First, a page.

The Physical Dangers of Stress
Is being stressed out more harmful than you realize?
Posted July 11, 2014 | Reviewed by Abigail Fagan
Stress leaches health out of your body, and, if not adequately mitigated, can eventually lead to anxiety. Stress and anxiety not only negatively affect your emotional and mental health, but they can also weak havoc on your physical body. Here are some of the most common physical symptoms of stress:
Your heart. Stress causes the heart to speed up. Often, blood pressure increases and your heart seems to be ready to burst out of your chest. This increased demand on the heart can also produce an irregular heartbeat called an arrhythmia.
Your lungs. People suffering from high stress tend to breathe heavily and rapidly, putting a heavy strain on their lungs. Sometimes this can result in a panic attack. During a panic attack, one of the primary symptoms is gasping for air, resulting in hyperventilation. This rapid intake of air provides more oxygen than your body actually needs and results in a corresponding drop in carbon dioxide in your blood. This drop forces your heart to work even harder and strains your respiratory system.
Your stomach. Stress really puts your gastrointestinal system through the wringer. The longer your stomach stays in a state of agitation, the greater the possibility of ulcers and irritable bowel syndrome. You can experience all the symptoms of a digestive system out of balance: indigestions, acid reflux, constipation, nausea, and diarrhea.
Your muscles. Many people manifest their stress in a specific region of the body, such as the back, face, or neck. The constant contraction of these muscles leads to tension and pain. The longer tension is put on these muscles, the harder it is to release the resulting knots and experience true relaxation, even in sleep–some people clench their face and jaw muscles and grind their teeth.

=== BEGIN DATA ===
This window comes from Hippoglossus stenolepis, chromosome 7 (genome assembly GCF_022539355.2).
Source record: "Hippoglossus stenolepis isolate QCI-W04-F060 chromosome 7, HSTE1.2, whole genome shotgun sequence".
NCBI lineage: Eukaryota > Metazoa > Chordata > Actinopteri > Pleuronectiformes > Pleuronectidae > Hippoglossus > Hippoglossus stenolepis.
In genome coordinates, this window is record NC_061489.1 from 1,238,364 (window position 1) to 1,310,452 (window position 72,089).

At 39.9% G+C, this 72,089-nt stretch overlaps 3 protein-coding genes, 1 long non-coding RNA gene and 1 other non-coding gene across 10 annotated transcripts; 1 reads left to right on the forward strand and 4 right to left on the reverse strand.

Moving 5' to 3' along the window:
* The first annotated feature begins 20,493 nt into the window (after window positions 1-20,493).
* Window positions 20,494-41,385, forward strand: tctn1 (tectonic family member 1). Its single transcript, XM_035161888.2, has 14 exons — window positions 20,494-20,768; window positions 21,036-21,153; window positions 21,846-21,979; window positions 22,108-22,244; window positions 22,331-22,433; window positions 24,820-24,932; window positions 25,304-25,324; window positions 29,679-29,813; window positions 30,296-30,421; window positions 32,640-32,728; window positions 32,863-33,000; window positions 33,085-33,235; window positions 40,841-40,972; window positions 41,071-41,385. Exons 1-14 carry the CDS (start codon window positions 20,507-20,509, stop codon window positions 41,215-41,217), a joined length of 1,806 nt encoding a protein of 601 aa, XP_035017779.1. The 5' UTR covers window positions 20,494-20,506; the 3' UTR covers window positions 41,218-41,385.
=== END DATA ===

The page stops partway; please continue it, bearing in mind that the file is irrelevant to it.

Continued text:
Your skin. Stress has a way of returning your skin to a state of adolescence–skin prone to breakouts of rashes, acne, and psoriasis.
Your immune system. Stress is a little like the story of the boy who cried wolf. In this story, a young boy persistently sounds the alert, warning of a wolf. Of course, each time is a hoax; there is no wolf. When you are constantly under stress, you are yelling wolf to your immune system. Eventually, it wears down and can no longer respond appropriately to a real danger.
Your reproductive system. Chronic stress can result in painful periods and fertility issues. It’s as if your body recognizes “now is not a good time” and reduces your chances for reproduction.
Your weight. Your body has a variety of stress hormones. One is cortisol, which increases blood sugar levels while suppressing the immune system. Its job during stress is to get you physically pumped up with energy and systemically less reactive. While this is a good idea if you need to race across an airport to catch your plane, it’s not especially helpful in everyday life. Cortisol causes people to put on excess weight, leading to hypertension and cardiovascular problems.
Your head. Stress is painful, especially when it is manifested in chronic headaches and migraines. Females are almost twice as susceptible to tension headaches than men.
It is no wonder, with the range of physical symptoms associated with stress and anxiety that people search for answers. If you are struggling with some of the physical symptoms of stress or anxiety, here are some common ways to combat the stress in your life:
- Deep breathing
- Eating healthy
- Getting adequate sleep
- Spending time with people you enjoy
- Scheduling time to focus on your favorite hobbies
- Professional help
Gregory L. Jantz, Ph.D. is the founder of The Center • A Place of HOPE. The content of this post was derived from his book Overcoming Anxiety, Worry, and Fear.